Lisboa foi considerada pelo guia de viagens online www.ucityguides.com como uma das 10 cidades mais bonitas do mundo. A calçada portuguesa, as fachadas e os tons da capital foram as características mais apreciadas.



Lisboa tem “uma atmosfera singular, difícil de encontrar noutras cidades” segundo a descrição do guia. “Estando num local tão espantoso, não admira que muitos dos maiores exploradores do mundo se interrogassem sobre que outras belezas estariam para lá do horizonte quando daqui partiram no século XV”, acrescenta o ucityguides.com.



Lisboa é uma das 10 cidades mais belas do mundo juntamente com Veneza, Paris, Praga, Rio de Janeiro, Amesterdão, Florença, Roma, Budapeste, Bruges.
5 UP-AND-COMING CITIES ON THE TRAVEL GAYDAR:
ZURICH - Major street festivals like the Street Parade and a long list of gay hotpots.
RIO DE JANEIRO - Flawless bodies and a huge rainbow flag flying on Ipanema beach.
LISBON - Europe's most beautiful gay beach and vibrant nightlife.
BUENOS AIRES - Is this the sexiest Latin-American city?
COPENHAGEN - The capital of the world's most gay-friendly country and its beautiful people...


TOP 10 GAY CITIES:
NEW YORK - The birthplace of gay life.
SAN FRANCISCO - The world's most gay-friendly city.
BERLIN - Europe's gayest capital?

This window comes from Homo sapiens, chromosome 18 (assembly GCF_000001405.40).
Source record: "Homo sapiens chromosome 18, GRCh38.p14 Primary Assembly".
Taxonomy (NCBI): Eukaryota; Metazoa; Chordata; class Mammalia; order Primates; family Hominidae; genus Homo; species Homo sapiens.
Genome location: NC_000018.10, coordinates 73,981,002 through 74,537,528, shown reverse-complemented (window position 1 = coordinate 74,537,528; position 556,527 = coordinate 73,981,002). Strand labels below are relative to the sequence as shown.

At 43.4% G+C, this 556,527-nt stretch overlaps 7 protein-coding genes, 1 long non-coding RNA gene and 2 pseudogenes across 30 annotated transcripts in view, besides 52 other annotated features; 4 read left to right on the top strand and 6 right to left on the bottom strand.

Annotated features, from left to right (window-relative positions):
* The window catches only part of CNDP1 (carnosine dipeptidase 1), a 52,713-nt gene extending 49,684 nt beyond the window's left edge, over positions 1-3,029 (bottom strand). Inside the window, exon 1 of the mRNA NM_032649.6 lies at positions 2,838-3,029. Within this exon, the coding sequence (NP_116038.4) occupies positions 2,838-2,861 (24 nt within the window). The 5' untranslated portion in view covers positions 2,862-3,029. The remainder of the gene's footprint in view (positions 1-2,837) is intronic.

AMSTERDAM - The world's most liberal city.
BARCELONA - Gay-friendly nightlife and Sitges' gay beach.
MADRID - Europe's nightlife capital (and gay Chueca...)
PARIS - Marais, romance, oh gay Paris...!
LONDON - Europe's largest gay and lesbian community.
LOS ANGELES - West Hollywood, the beaches, the city of dreams...
MIAMI - South Beach, hot weather, hot nightlife, hot party people...


Can Lisbon be Europe's new capital of cool? The words "new" and "cool" haven't really been associated with this city since the 16th century when it ruled over the world's first global empire, extending from Brazil to India. Vasco da Gama's expedition to the East brought it cultures and a touch of the exotic that Europe had never seen before -- spices (cinnamon, pepper, ginger), foods (potatoes, pineapples, tea) and animals such as the elephant and rhinoceros that paraded by the city's waterfront.

When the glory days of trade and discovery were over, Lisbon fell victim to one of the most destructive earthquakes ever recorded, and remained dormant ever since. The kiss that awoke the "princess by the Tagus" came during Expo 98, the last world fair of the 20th century. The Expo site became a new neighborhood with futuristic architecture, riverfront warehouses were converted into clubs and restaurants, its narrow cobbled lanes were invaded by caipirinha-holding young crowds enjoying a typically-warm night out, new boutique hotels and contemporary-design hostels opened in renovated old buildings, and an energized artistic scene brought it a renewed sense of confidence.